Reading 'em What Rights
- Attacking Immigrants, and the Constitution--CommonDreams.org
"Yesterday, a group of state legislators launched an attack on the fundamental American values in the U.S. Constitution by announcing their intent to target babies born in the United States. This attempt to deny American babies citizenship. . . "
- The Conservative Constitution of the United States--CommonDreams.org
David Cole's take on the Conservative's view of the Constitution
US vs Massey Energy?
- Documents Reveal Extensive Violations at Mine--NPR
"The federal Mine Safety and Health Administration has released hundreds of pages of documents detailing its last three quarterly inspections of a Massey Energy Co.-owned mine in Montcoal, W.V. . . "
- Ex-Miners Say Massey Skirted Inspection Rules--NPR
"Former miners and federal inspectors say Massey Energy routinely games the safety inspection process. . . "
- Disabling Methane Monitors Was Common--NPR
"Miners who've worked in Massey Energy's Upper Big Branch coal mine in West Virginia say disabling methane monitors was relatively common. . ."
With Great Power. . .
comes great responsibility. So said Ben Parker, and these words would become the credo of his nephew's alter ego.
I was a bit surprised when the new House Republican majority decided to open the new Congressional Term by reading the Constitution. I understand that they stirred the "Tea Pot" with talk of restoring "constitutional sanity" to Government. Never mind that it's possible that our founding father's vision of America was not as populist as people think, but may be closer to the view of America that the corporate forces that are behind so much of Tea Party activity desire.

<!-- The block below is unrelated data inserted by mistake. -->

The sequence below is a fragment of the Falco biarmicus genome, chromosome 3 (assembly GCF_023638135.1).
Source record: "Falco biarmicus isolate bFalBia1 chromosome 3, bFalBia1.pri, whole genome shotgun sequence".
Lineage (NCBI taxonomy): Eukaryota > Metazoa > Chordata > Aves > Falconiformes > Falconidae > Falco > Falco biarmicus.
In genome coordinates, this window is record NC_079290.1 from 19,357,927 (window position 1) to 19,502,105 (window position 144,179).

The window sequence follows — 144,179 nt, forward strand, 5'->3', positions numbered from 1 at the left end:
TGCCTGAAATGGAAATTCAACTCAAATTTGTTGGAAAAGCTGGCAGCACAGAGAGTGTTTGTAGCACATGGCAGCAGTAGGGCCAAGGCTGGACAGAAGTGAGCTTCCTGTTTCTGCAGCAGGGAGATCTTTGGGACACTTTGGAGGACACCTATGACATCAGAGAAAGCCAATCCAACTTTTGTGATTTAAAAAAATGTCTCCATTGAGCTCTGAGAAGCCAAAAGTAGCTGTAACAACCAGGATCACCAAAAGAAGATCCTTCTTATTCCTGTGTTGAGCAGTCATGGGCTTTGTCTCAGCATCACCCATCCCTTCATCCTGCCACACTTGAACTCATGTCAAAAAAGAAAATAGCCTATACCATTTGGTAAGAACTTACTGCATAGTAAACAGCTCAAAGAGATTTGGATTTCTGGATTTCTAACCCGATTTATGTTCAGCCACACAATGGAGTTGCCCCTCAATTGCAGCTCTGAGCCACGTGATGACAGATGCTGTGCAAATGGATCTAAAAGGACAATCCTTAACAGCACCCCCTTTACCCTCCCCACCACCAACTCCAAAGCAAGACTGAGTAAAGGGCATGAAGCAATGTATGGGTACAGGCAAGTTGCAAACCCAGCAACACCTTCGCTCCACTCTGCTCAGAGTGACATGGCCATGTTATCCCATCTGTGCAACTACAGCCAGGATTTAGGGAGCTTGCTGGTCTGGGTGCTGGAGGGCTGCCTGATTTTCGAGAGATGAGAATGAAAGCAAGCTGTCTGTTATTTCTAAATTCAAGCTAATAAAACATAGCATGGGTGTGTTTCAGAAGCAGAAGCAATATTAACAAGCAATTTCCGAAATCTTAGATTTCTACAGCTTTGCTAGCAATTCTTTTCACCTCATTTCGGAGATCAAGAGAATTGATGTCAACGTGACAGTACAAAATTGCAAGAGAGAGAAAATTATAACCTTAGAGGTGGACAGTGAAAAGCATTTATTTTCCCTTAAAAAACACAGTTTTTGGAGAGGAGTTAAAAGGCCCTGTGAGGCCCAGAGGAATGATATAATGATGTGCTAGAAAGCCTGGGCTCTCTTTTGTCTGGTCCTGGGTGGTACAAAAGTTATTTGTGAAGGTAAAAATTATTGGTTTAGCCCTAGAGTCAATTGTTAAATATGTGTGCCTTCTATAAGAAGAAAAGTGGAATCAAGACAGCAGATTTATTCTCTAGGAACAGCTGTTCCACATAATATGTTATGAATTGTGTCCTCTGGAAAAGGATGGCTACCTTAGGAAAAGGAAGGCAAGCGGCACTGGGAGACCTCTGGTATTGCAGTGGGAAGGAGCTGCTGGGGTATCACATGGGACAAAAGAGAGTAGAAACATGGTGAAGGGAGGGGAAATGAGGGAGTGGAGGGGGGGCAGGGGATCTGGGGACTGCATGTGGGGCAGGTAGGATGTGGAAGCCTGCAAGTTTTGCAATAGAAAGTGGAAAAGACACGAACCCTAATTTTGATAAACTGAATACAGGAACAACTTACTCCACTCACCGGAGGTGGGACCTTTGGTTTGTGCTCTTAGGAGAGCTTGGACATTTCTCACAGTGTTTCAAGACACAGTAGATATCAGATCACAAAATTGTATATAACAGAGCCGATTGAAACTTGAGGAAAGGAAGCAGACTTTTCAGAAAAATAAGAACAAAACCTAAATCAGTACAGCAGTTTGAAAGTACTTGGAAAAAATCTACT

Of course, I have yet to see where in the Constitution that corporations are entitled to the same rights as people. The Supreme Court, however, determined that corporations do have the same rights to free speech as citizens. The recent elections showed how well corporations can use this new influence.
So if corporations are, in a sense, people, they should be held responsible in the same way. Some progressive members of the House or Senate should propose legislation to allow corporations to be sued in criminal court as opposed to civil court.
Some more radical people would salivate at the possibility of corporations being charged with murder when their product leads to a death, or something like the Deep Water Horizon or Big Branch Mine disaster occurs. But murder would be a hard case to make, you would need to prove that a corporation intended to harm or kill. Most likely the evidence against a corporation would lead to a negligence charge.
The corporation would likely hire a top-tier defense attorney, while the people would have a District Attorney to make their case. A plea would likely be offered, perhaps a deal along the lines of a class action suit. Very few of these cases would ever see trial, what drug company would want the public to know how a dangerous drug was rushed to market, or how a coal company cut corners on safety inspections.
But what would the cumulative effect be? What would the effect be on the company's stock? Would customers be less likely to buy from companies who are constantly being charged. And what would happen if one CEO was found guilty and had to serve the time?